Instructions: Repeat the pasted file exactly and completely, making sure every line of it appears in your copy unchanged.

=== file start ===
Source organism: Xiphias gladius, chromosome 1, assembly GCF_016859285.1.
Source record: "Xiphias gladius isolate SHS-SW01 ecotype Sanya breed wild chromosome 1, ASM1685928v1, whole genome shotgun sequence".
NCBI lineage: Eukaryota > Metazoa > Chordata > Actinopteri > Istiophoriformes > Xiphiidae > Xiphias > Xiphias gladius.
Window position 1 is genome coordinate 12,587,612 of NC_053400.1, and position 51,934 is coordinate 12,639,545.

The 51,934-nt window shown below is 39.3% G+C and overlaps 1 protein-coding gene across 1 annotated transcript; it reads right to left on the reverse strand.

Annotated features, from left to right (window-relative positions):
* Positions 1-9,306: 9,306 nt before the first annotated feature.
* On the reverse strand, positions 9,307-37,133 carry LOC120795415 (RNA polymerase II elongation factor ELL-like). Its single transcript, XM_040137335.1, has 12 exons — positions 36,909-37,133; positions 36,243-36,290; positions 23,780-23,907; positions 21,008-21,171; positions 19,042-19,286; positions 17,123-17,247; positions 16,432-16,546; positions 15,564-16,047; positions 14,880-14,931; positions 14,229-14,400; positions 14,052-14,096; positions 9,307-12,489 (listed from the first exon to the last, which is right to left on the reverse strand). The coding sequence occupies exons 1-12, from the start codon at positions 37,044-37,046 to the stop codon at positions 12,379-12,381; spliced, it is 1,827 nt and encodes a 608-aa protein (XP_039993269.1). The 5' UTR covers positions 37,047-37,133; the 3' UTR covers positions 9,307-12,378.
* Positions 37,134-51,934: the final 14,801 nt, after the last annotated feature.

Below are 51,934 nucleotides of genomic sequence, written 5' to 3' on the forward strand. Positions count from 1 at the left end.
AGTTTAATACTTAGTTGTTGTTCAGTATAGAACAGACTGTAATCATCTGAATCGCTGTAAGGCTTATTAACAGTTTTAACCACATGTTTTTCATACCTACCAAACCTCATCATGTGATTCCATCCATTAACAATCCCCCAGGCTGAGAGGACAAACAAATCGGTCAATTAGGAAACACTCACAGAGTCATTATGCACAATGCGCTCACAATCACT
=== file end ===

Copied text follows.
Source organism: Xiphias gladius, chromosome 1, assembly GCF_016859285.1.
Source record: "Xiphias gladius isolate SHS-SW01 ecotype Sanya breed wild chromosome 1, ASM1685928v1, whole genome shotgun sequence".
NCBI lineage: Eukaryota > Metazoa > Chordata > Actinopteri > Istiophoriformes > Xiphiidae > Xiphias > Xiphias gladius.
Window position 1 is genome coordinate 12,587,612 of NC_053400.1, and position 51,934 is coordinate 12,639,545.

The 51,934-nt window shown below is 39.3% G+C and overlaps 1 protein-coding gene across 1 annotated transcript; it reads right to left on the reverse strand.

Annotated features, from left to right (window-relative positions):
* Positions 1-9,306: 9,306 nt before the first annotated feature.
* On the reverse strand, positions 9,307-37,133 carry LOC120795415 (RNA polymerase II elongation factor ELL-like). Its single transcript, XM_040137335.1, has 12 exons — positions 36,909-37,133; positions 36,243-36,290; positions 23,780-23,907; positions 21,008-21,171; positions 19,042-19,286; positions 17,123-17,247; positions 16,432-16,546; positions 15,564-16,047; positions 14,880-14,931; positions 14,229-14,400; positions 14,052-14,096; positions 9,307-12,489 (listed from the first exon to the last, which is right to left on the reverse strand). The coding sequence occupies exons 1-12, from the start codon at positions 37,044-37,046 to the stop codon at positions 12,379-12,381; spliced, it is 1,827 nt and encodes a 608-aa protein (XP_039993269.1). The 5' UTR covers positions 37,047-37,133; the 3' UTR covers positions 9,307-12,378.
* Positions 37,134-51,934: the final 14,801 nt, after the last annotated feature.

Below are 51,934 nucleotides of genomic sequence, written 5' to 3' on the forward strand. Positions count from 1 at the left end.
AGTTTAATACTTAGTTGTTGTTCAGTATAGAACAGACTGTAATCATCTGAATCGCTGTAAGGCTTATTAACAGTTTTAACCACATGTTTTTCATACCTACCAAACCTCATCATGTGATTCCATCCATTAACAATCCCCCAGGCTGAGAGGACAAACAAATCGGTCAATTAGGAAACACTCACAGAGTCATTATGCACAATGCGCTCACAATCACT